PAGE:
Joanne Bondin / MEA

Joanne Bondin, President of the Malta Employers’ Association (MEA) has recently highlighted the need for economic objectives to be designed in a way that also supports employee well-being indicators, amid a growing focus on this aspect in the workplace.

She was speaking during the MEA’s 59th Annual General Meeting, during which she remarked that there must be an economic transformation that focuses on moving people into employment positions which are of higher value-added. Ms Bondin stated that this must be done in a way that the overall increase in national productivity will also sustain improved working conditions for the unskilled segment of the labour force.

Local businesses have been struggling with a tight labour market for a couple of years, particularly a result of talent shortages. This has prompted many organisations to increase salary packages, offer more benefits, and also go to great lengths to offer their employees flexibility, all with the aim of improving employee retention and well-being.

Employee well-being has been the talk of the business world over the past few years, as employees seek workplaces where they are valued and respect, in ways that recognise their work, while also providing them with added flexibility. This rose to further prominence following the COVID-19 pandemic, with well-being initiatives such as mindfulness apps, resilience training, stress management, and other offerings also becoming popular among employers.

During the meeting, Ms Bondin remarked that there needs to be a channelling of human resources in areas where there are “numerous opportunities for rewarding careers.” Ms Bondin pointed out that one such area is the maritime sector, “which should be obvious for an island nation like ours.”

Ms Bondin said that the MEA believes that given the prevailing demographic trends, such economic transformation will prove to be “critical” to Malta’s social and economic development.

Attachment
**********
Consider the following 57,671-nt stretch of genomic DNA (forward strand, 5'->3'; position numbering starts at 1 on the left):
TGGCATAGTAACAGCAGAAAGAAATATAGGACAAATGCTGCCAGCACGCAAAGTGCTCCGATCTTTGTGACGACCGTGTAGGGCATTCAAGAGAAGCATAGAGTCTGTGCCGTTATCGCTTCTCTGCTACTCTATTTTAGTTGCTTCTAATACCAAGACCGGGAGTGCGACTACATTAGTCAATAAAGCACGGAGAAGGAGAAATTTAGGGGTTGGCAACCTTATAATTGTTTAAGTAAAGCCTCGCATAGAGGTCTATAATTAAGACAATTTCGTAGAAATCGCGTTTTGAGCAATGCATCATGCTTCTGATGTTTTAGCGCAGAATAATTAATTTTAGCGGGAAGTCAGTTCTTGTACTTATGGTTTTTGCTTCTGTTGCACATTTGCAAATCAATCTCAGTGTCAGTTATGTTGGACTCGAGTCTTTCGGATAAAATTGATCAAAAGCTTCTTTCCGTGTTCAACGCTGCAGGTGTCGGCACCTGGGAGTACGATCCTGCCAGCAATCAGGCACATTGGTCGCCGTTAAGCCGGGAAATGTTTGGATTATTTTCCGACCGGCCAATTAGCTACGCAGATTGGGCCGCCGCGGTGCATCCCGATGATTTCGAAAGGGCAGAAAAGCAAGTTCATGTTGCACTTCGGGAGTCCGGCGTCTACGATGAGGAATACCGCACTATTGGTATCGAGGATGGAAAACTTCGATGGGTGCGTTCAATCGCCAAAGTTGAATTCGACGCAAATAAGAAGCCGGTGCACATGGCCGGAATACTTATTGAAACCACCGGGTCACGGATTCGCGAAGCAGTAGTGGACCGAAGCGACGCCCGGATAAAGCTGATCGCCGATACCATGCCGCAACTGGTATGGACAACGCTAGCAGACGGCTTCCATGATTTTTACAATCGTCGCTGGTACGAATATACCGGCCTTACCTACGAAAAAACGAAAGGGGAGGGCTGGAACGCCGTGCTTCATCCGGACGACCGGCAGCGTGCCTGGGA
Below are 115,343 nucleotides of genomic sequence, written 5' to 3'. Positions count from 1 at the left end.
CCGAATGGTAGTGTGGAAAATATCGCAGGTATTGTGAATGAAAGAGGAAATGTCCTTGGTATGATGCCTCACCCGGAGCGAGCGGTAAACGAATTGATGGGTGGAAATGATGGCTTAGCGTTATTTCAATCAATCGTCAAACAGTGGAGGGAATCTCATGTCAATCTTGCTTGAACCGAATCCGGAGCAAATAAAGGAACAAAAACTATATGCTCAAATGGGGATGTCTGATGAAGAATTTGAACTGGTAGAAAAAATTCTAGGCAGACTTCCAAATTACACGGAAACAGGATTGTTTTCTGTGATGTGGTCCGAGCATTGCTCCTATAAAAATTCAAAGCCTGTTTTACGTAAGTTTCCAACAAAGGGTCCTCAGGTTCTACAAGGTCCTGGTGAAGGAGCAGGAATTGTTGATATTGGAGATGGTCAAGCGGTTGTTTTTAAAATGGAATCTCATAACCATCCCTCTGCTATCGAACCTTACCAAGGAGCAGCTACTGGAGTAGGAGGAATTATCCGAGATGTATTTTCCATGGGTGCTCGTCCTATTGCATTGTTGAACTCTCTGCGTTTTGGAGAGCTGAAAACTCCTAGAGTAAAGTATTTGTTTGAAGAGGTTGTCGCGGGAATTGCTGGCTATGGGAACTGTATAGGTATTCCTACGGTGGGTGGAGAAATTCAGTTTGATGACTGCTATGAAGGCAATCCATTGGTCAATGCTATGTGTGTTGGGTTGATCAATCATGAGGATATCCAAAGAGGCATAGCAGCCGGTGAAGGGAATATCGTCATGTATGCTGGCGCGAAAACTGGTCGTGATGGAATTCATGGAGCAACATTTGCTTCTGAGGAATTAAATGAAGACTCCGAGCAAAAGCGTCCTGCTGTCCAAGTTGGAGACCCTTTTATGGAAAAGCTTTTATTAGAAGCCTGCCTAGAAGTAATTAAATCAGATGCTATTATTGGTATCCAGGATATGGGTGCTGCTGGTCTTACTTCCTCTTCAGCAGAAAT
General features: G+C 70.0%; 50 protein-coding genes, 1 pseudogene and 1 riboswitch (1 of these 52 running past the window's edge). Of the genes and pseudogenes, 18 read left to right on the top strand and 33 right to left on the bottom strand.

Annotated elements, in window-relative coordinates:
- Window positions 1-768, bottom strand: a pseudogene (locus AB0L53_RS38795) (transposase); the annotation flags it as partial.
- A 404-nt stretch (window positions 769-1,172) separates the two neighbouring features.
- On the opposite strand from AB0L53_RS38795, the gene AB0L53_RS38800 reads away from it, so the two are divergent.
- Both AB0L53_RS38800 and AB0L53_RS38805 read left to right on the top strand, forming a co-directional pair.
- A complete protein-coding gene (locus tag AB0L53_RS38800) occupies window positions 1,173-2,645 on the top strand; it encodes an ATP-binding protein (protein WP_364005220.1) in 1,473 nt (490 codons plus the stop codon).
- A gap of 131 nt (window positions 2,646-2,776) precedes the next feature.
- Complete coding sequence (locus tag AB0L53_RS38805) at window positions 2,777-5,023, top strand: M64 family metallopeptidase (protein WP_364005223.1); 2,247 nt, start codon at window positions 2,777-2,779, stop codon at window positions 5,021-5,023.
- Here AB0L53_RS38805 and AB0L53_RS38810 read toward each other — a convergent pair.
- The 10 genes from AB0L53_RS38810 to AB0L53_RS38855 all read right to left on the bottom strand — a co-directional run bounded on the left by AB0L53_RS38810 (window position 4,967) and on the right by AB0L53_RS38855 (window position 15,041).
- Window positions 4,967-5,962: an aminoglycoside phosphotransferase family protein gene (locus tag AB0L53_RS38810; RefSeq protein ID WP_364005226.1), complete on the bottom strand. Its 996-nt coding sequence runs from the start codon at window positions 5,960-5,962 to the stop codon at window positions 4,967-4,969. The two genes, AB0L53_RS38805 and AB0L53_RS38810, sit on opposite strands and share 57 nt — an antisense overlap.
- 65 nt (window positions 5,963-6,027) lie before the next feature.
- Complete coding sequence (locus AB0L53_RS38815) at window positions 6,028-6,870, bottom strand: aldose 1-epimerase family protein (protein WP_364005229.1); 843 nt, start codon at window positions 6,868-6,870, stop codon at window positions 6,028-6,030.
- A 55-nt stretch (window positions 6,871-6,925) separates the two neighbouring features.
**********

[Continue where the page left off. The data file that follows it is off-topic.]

“Our policymakers need to adopt a long-term perspective to analyse how such trends will transform our society,” she affirmed, while referring to when the MEA held a conference in the Parliament Building last July for an open discussion about Malta’s fertility rate. During that event, the MEA involved different social partners and stakeholders, including members from both sides of the political divide, the Church, and youth organisations.

Ms Bondin highlighted that as the representative of employers, the MEA aims to “do its part in provoking intelligent debate on wider societal issues.” She noted that this comes amid an increasing realisation that achieving sustainable economic growth is not possible and undesirable without a consideration for well-being. “Failing this would be betraying the whole scope of enterprise,” she added.

“For Malta, this could mean a brain drain of precious resources who will seek a better quality of life elsewhere. Therefore, economic objectives need to be designed in tandem with well-being indicators, amongst them respect for the natural environment,” she concluded.

Featured Image:

MEA President Joanne Bondin / MEA

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